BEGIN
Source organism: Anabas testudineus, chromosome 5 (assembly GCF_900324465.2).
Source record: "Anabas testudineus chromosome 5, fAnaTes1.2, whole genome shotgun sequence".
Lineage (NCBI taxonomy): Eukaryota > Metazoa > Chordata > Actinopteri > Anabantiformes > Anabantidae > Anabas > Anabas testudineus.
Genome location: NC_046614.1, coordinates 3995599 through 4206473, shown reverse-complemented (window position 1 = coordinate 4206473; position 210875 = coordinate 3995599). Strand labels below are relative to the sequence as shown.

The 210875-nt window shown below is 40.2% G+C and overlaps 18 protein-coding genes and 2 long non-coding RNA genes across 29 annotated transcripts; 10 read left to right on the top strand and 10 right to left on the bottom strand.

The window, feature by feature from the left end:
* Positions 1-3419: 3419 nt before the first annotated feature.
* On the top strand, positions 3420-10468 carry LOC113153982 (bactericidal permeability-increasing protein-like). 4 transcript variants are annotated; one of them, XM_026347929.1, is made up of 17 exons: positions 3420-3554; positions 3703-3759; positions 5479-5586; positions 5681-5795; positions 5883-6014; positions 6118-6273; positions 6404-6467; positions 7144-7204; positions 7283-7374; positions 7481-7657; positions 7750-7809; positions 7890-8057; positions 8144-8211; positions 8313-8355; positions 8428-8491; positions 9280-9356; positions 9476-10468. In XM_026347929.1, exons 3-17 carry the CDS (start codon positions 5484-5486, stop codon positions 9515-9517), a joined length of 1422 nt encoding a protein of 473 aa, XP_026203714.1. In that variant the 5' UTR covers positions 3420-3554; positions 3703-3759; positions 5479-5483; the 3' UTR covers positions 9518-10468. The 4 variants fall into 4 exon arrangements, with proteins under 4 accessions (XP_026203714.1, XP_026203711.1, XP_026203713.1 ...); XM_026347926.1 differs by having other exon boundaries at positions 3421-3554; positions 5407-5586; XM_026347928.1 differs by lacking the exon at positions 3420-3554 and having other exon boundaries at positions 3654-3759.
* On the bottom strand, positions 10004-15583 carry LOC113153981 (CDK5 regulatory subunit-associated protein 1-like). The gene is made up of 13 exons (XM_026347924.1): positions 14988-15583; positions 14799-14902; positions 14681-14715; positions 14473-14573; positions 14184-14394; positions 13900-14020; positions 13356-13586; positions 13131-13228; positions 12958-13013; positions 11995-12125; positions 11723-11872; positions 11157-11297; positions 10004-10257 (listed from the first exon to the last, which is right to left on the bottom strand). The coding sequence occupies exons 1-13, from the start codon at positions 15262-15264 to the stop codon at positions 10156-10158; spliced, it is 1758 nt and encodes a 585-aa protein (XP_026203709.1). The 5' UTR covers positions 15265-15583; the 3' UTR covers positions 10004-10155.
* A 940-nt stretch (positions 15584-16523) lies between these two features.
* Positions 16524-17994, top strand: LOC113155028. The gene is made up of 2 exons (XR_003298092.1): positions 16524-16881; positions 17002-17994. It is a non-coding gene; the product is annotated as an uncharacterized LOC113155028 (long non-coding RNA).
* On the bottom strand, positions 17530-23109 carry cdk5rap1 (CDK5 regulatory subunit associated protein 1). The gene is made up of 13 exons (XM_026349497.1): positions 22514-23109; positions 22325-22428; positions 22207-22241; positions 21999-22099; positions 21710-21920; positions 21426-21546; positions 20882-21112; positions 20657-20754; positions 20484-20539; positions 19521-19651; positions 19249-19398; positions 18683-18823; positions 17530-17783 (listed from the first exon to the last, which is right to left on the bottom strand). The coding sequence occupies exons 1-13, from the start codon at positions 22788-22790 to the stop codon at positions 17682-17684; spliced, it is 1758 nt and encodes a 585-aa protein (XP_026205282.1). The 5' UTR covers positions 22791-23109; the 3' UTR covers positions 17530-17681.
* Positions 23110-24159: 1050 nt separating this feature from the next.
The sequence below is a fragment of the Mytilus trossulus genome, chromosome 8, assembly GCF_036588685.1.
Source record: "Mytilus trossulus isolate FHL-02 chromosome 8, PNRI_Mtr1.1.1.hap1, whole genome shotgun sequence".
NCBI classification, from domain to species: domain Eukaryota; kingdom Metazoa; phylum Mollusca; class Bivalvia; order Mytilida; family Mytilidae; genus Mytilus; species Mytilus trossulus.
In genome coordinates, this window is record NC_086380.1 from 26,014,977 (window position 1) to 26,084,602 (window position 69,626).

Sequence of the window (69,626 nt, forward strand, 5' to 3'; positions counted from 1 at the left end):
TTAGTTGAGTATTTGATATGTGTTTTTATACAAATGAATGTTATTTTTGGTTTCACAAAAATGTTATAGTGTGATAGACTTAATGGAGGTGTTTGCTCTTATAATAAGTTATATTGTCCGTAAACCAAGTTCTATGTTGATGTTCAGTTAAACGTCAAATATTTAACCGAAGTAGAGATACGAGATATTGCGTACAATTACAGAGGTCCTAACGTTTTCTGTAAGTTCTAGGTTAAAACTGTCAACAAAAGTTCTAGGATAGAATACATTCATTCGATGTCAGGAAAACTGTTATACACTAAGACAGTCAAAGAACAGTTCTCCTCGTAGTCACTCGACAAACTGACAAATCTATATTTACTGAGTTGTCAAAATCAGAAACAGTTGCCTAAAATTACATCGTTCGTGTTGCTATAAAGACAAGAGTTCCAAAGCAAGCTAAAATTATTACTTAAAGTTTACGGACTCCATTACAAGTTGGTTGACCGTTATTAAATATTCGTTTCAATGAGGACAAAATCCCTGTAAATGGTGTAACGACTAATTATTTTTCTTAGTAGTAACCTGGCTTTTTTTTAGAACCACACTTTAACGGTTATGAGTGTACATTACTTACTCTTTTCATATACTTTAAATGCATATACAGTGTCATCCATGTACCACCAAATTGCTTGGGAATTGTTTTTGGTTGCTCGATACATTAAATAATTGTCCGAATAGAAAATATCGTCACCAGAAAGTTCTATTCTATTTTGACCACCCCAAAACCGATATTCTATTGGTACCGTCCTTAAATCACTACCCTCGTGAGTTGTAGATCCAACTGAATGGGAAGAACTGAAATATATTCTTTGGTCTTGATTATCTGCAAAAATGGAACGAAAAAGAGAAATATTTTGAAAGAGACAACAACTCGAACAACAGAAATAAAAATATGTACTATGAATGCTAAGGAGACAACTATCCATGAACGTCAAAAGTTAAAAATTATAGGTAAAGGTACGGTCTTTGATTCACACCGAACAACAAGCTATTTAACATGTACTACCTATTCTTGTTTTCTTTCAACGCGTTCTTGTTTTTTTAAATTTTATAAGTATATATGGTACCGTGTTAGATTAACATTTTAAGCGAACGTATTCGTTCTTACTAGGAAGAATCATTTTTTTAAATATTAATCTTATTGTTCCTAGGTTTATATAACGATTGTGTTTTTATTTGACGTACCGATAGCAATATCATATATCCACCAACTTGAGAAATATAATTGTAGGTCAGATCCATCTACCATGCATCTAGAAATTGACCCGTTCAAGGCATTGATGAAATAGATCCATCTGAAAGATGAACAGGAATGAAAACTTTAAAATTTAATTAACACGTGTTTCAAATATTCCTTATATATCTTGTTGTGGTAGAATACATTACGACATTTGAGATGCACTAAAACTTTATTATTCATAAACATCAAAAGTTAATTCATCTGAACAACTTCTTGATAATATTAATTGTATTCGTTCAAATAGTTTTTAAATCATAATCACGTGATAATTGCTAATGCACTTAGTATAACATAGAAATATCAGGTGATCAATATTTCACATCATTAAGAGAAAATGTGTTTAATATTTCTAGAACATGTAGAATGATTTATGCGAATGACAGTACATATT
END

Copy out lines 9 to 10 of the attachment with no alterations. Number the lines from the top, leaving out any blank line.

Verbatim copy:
* On the bottom strand, positions 10004-15583 carry LOC113153981 (CDK5 regulatory subunit-associated protein 1-like). The gene is made up of 13 exons (XM_026347924.1): positions 14988-15583; positions 14799-14902; positions 14681-14715; positions 14473-14573; positions 14184-14394; positions 13900-14020; positions 13356-13586; positions 13131-13228; positions 12958-13013; positions 11995-12125; positions 11723-11872; positions 11157-11297; positions 10004-10257 (listed from the first exon to the last, which is right to left on the bottom strand). The coding sequence occupies exons 1-13, from the start codon at positions 15262-15264 to the stop codon at positions 10156-10158; spliced, it is 1758 nt and encodes a 585-aa protein (XP_026203709.1). The 5' UTR covers positions 15265-15583; the 3' UTR covers positions 10004-10155.
* A 940-nt stretch (positions 15584-16523) lies between these two features.